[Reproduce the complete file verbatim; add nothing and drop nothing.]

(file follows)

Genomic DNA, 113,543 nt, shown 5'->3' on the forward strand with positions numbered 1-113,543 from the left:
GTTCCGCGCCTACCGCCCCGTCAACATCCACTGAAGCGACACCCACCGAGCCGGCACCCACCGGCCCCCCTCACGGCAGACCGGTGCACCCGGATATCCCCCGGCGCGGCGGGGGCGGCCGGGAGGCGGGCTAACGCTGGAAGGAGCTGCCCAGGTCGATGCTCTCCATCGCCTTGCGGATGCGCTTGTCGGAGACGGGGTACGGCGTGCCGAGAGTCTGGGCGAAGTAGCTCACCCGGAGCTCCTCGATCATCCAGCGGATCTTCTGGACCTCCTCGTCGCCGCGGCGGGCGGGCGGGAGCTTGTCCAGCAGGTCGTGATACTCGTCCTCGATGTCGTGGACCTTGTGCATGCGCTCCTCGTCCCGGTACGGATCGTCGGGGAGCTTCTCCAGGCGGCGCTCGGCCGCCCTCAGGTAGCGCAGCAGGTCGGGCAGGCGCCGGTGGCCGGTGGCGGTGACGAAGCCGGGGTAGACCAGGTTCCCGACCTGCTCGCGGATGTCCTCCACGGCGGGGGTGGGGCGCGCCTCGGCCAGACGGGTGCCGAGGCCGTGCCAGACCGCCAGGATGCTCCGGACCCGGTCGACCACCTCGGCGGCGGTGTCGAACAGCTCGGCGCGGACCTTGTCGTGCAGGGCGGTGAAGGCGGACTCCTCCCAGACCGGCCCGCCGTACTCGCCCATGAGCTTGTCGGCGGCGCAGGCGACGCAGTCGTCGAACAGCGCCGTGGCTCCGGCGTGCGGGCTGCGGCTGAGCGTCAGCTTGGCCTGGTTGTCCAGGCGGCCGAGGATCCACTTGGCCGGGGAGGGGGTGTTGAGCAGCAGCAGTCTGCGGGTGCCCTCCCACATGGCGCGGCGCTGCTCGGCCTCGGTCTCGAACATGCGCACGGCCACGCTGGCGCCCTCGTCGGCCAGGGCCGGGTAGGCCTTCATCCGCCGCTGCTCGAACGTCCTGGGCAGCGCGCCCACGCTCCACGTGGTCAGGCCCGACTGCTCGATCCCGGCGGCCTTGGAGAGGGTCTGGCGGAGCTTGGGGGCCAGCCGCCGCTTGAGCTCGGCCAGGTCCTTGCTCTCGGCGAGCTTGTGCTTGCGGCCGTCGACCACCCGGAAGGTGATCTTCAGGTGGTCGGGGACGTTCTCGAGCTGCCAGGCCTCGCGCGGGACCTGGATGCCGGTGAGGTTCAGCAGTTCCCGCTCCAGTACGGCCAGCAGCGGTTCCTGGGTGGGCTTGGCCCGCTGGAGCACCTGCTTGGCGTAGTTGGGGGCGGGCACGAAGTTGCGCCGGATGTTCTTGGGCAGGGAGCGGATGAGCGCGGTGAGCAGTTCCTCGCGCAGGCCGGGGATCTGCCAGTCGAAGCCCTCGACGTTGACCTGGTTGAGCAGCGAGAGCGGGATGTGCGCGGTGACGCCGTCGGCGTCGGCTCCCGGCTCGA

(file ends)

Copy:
Genomic DNA, 113,543 nt, shown 5'->3' on the forward strand with positions numbered 1-113,543 from the left:
GTTCCGCGCCTACCGCCCCGTCAACATCCACTGAAGCGACACCCACCGAGCCGGCACCCACCGGCCCCCCTCACGGCAGACCGGTGCACCCGGATATCCCCCGGCGCGGCGGGGGCGGCCGGGAGGCGGGCTAACGCTGGAAGGAGCTGCCCAGGTCGATGCTCTCCATCGCCTTGCGGATGCGCTTGTCGGAGACGGGGTACGGCGTGCCGAGAGTCTGGGCGAAGTAGCTCACCCGGAGCTCCTCGATCATCCAGCGGATCTTCTGGACCTCCTCGTCGCCGCGGCGGGCGGGCGGGAGCTTGTCCAGCAGGTCGTGATACTCGTCCTCGATGTCGTGGACCTTGTGCATGCGCTCCTCGTCCCGGTACGGATCGTCGGGGAGCTTCTCCAGGCGGCGCTCGGCCGCCCTCAGGTAGCGCAGCAGGTCGGGCAGGCGCCGGTGGCCGGTGGCGGTGACGAAGCCGGGGTAGACCAGGTTCCCGACCTGCTCGCGGATGTCCTCCACGGCGGGGGTGGGGCGCGCCTCGGCCAGACGGGTGCCGAGGCCGTGCCAGACCGCCAGGATGCTCCGGACCCGGTCGACCACCTCGGCGGCGGTGTCGAACAGCTCGGCGCGGACCTTGTCGTGCAGGGCGGTGAAGGCGGACTCCTCCCAGACCGGCCCGCCGTACTCGCCCATGAGCTTGTCGGCGGCGCAGGCGACGCAGTCGTCGAACAGCGCCGTGGCTCCGGCGTGCGGGCTGCGGCTGAGCGTCAGCTTGGCCTGGTTGTCCAGGCGGCCGAGGATCCACTTGGCCGGGGAGGGGGTGTTGAGCAGCAGCAGTCTGCGGGTGCCCTCCCACATGGCGCGGCGCTGCTCGGCCTCGGTCTCGAACATGCGCACGGCCACGCTGGCGCCCTCGTCGGCCAGGGCCGGGTAGGCCTTCATCCGCCGCTGCTCGAACGTCCTGGGCAGCGCGCCCACGCTCCACGTGGTCAGGCCCGACTGCTCGATCCCGGCGGCCTTGGAGAGGGTCTGGCGGAGCTTGGGGGCCAGCCGCCGCTTGAGCTCGGCCAGGTCCTTGCTCTCGGCGAGCTTGTGCTTGCGGCCGTCGACCACCCGGAAGGTGATCTTCAGGTGGTCGGGGACGTTCTCGAGCTGCCAGGCCTCGCGCGGGACCTGGATGCCGGTGAGGTTCAGCAGTTCCCGCTCCAGTACGGCCAGCAGCGGTTCCTGGGTGGGCTTGGCCCGCTGGAGCACCTGCTTGGCGTAGTTGGGGGCGGGCACGAAGTTGCGCCGGATGTTCTTGGGCAGGGAGCGGATGAGCGCGGTGAGCAGTTCCTCGCGCAGGCCGGGGATCTGCCAGTCGAAGCCCTCGACGTTGACCTGGTTGAGCAGCGAGAGCGGGATGTGCGCGGTGACGCCGTCGGCGTCGGCTCCCGGCTCGA